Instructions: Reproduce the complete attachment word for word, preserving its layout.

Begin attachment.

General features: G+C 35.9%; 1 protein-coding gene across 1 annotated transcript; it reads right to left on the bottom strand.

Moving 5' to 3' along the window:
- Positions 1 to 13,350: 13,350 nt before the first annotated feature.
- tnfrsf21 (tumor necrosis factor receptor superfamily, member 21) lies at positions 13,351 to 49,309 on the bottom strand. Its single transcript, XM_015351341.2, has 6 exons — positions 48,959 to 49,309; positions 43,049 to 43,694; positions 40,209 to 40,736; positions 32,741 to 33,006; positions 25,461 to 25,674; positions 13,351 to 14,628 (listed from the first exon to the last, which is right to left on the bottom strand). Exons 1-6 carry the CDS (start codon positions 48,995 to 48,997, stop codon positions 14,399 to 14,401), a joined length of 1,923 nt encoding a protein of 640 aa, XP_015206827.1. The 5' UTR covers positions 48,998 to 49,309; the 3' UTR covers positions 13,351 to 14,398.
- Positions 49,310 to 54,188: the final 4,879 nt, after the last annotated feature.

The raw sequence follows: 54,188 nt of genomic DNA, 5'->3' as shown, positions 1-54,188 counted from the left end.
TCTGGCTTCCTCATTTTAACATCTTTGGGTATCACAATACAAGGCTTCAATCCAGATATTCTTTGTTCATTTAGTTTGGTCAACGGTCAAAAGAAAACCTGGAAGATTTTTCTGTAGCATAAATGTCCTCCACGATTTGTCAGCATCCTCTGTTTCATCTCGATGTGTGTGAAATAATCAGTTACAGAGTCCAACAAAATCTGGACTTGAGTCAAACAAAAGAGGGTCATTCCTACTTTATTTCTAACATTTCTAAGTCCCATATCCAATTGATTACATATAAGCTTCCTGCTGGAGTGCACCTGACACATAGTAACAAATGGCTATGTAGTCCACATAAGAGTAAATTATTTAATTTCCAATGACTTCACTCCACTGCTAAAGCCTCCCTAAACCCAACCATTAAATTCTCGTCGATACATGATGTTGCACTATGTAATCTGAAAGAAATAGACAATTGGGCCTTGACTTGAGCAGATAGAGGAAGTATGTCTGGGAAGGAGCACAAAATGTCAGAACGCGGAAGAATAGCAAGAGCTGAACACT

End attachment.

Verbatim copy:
General features: G+C 35.9%; 1 protein-coding gene across 1 annotated transcript; it reads right to left on the bottom strand.

Moving 5' to 3' along the window:
- Positions 1 to 13,350: 13,350 nt before the first annotated feature.
- tnfrsf21 (tumor necrosis factor receptor superfamily, member 21) lies at positions 13,351 to 49,309 on the bottom strand. Its single transcript, XM_015351341.2, has 6 exons — positions 48,959 to 49,309; positions 43,049 to 43,694; positions 40,209 to 40,736; positions 32,741 to 33,006; positions 25,461 to 25,674; positions 13,351 to 14,628 (listed from the first exon to the last, which is right to left on the bottom strand). Exons 1-6 carry the CDS (start codon positions 48,995 to 48,997, stop codon positions 14,399 to 14,401), a joined length of 1,923 nt encoding a protein of 640 aa, XP_015206827.1. The 5' UTR covers positions 48,998 to 49,309; the 3' UTR covers positions 13,351 to 14,398.
- Positions 49,310 to 54,188: the final 4,879 nt, after the last annotated feature.

The raw sequence follows: 54,188 nt of genomic DNA, 5'->3' as shown, positions 1-54,188 counted from the left end.
TCTGGCTTCCTCATTTTAACATCTTTGGGTATCACAATACAAGGCTTCAATCCAGATATTCTTTGTTCATTTAGTTTGGTCAACGGTCAAAAGAAAACCTGGAAGATTTTTCTGTAGCATAAATGTCCTCCACGATTTGTCAGCATCCTCTGTTTCATCTCGATGTGTGTGAAATAATCAGTTACAGAGTCCAACAAAATCTGGACTTGAGTCAAACAAAAGAGGGTCATTCCTACTTTATTTCTAACATTTCTAAGTCCCATATCCAATTGATTACATATAAGCTTCCTGCTGGAGTGCACCTGACACATAGTAACAAATGGCTATGTAGTCCACATAAGAGTAAATTATTTAATTTCCAATGACTTCACTCCACTGCTAAAGCCTCCCTAAACCCAACCATTAAATTCTCGTCGATACATGATGTTGCACTATGTAATCTGAAAGAAATAGACAATTGGGCCTTGACTTGAGCAGATAGAGGAAGTATGTCTGGGAAGGAGCACAAAATGTCAGAACGCGGAAGAATAGCAAGAGCTGAACACT